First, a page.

Twitter targets violent speech while Bluesky goes to beta

1 Mar 2023

Image: © Jirapong /

The new policy states that Twitter will suspend accounts that post violent threats on the platform, while Jack Dorsey’s Bluesky gets closer to a public release.

Twitter has released an updated policy about violent content, adopting a “zero-tolerance approach” that will suspend any violating accounts.

The new policy states that Twitter will suspend accounts that post violent threats, wishes of harm, glorification of violence and incitement of violence on the platform.

The Twitter Safety account tweeted that in “less severe violations”, users may have to delete the comment that was deemed in breach of this policy before they can access their account again.

“Twitter is a place where people can express themselves, learn about what’s happening, and debate global issues,” the company said in a policy overview post. “However, healthy conversations can’t thrive when violent speech is used to deliver a message.”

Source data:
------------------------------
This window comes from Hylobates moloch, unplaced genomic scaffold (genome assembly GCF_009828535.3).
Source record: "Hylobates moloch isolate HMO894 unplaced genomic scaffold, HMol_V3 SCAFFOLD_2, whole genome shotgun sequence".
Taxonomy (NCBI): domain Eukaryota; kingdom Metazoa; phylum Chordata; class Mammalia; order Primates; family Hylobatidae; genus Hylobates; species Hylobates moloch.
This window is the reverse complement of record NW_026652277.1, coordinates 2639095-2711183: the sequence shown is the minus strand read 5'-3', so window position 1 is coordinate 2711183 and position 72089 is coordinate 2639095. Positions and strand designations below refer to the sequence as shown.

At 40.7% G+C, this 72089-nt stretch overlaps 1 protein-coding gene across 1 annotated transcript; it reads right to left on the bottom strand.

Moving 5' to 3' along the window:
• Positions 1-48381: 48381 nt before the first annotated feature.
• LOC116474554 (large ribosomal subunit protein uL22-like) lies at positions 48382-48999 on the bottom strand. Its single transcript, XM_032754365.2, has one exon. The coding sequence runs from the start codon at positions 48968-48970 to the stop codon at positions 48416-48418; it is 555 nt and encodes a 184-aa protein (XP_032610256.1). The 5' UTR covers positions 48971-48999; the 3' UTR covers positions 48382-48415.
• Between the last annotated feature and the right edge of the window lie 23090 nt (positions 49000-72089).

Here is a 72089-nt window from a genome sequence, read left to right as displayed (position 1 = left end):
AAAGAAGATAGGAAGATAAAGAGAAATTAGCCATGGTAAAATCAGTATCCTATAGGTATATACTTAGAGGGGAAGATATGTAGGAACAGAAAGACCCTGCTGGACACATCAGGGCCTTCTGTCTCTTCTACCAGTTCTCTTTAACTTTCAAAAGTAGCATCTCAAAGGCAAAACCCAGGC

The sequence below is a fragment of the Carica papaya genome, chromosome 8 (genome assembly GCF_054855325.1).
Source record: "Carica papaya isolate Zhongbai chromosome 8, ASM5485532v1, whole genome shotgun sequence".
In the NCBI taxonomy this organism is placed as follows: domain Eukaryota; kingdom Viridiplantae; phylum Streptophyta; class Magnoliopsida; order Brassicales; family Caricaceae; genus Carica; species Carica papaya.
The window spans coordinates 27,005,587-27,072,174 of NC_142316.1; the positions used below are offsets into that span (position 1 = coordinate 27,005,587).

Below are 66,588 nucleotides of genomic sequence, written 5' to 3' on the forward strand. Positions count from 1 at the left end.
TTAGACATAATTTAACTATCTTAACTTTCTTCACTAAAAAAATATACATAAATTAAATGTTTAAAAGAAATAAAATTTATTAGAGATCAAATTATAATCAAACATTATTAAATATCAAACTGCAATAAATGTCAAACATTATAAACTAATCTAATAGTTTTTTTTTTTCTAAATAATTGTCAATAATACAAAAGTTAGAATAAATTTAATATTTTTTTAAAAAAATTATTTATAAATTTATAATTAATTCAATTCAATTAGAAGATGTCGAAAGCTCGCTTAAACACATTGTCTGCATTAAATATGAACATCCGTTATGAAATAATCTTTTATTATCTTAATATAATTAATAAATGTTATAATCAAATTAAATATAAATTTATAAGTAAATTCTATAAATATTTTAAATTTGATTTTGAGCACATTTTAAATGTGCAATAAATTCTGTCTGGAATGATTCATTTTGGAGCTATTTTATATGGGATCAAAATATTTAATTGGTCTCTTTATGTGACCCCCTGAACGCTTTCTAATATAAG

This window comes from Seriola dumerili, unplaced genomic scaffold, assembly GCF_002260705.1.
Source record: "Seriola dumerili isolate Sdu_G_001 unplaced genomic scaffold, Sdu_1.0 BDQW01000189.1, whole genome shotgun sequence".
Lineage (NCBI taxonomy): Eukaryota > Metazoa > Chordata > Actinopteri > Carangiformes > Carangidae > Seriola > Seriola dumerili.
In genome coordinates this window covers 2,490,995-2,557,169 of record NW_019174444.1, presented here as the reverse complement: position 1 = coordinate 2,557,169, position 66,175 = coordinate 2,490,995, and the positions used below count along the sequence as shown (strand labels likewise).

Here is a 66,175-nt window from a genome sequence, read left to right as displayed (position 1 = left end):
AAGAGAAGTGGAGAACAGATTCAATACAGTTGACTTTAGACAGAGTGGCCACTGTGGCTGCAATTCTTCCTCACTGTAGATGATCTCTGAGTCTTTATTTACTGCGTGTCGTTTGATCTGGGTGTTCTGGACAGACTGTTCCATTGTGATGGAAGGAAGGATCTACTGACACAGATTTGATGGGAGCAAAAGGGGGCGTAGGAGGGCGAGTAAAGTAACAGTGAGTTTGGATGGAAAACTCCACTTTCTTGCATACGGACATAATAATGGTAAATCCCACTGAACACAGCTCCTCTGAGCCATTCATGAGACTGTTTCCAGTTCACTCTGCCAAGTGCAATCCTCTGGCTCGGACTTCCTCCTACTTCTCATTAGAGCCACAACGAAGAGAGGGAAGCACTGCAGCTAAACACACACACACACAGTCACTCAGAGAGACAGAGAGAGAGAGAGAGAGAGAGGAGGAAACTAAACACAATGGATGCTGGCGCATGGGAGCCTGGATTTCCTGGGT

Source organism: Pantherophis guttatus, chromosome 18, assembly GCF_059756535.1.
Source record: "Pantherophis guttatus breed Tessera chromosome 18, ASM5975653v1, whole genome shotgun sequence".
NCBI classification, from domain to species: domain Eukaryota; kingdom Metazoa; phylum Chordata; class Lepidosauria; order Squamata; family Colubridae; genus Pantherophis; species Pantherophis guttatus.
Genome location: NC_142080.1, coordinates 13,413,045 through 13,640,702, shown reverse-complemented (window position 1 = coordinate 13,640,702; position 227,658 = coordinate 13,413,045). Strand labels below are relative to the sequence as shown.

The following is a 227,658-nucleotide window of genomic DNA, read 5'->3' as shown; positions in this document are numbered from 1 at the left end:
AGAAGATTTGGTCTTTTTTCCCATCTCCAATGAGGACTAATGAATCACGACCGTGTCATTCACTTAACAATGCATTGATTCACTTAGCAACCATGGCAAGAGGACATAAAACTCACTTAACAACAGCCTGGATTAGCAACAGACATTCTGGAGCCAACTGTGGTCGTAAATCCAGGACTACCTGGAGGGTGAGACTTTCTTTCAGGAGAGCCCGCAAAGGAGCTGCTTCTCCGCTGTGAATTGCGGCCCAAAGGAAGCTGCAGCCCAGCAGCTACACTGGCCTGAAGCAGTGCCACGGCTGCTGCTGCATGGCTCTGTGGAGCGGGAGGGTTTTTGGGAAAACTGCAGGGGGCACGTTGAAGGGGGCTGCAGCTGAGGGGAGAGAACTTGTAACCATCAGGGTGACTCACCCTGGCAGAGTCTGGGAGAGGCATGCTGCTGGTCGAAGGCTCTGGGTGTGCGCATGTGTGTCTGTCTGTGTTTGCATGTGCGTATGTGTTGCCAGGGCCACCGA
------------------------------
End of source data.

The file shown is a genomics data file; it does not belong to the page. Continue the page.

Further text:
The company’s mentioned some examples where violent speech won’t be in violation of the policy, such as satire and artistic expression when the context is “expressing a viewpoint rather than instigating actionable violence or harm”.

The new policy marks a change in direction since Elon Musk took ownership of the company last October. The billionaire previously spoke about his aim to make Twitter a haven of free speech, and shared plans last year to offer “amnesty” to suspended accounts on Twitter.

But last November, the European Commission threatened Musk with a ban for Twitter, unless the company follows strict content moderation rules.

US Treasury secretary Janet Yellen also hinted last year that Musk’s purchase of Twitter could be investigated by the Committee on Foreign Investment in the US.

Bluesky goes to beta

Meanwhile, the Jack Dorsey-backed social media app, Bluesky, has launched on Apple’s App Store in an private beta.

The decentralised platform was first announced by Dorsey in 2019, initially as a Twitter-supported project designed to fix the biggest challenges impacting social media platforms.

The platform describes itself as a “federated social network” that runs many sites instead of a single centralised site. This is similar to Mastodon, the counter-app to Twitter that saw a rise in popularity last year.

Bluesky is currently available for download, but users need an invite code to create an account. The beta is the first step forward in a while, giving hope to the idea that a public release is getting closer to reality.

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Leigh Mc Gowran is a journalist with Silicon Republic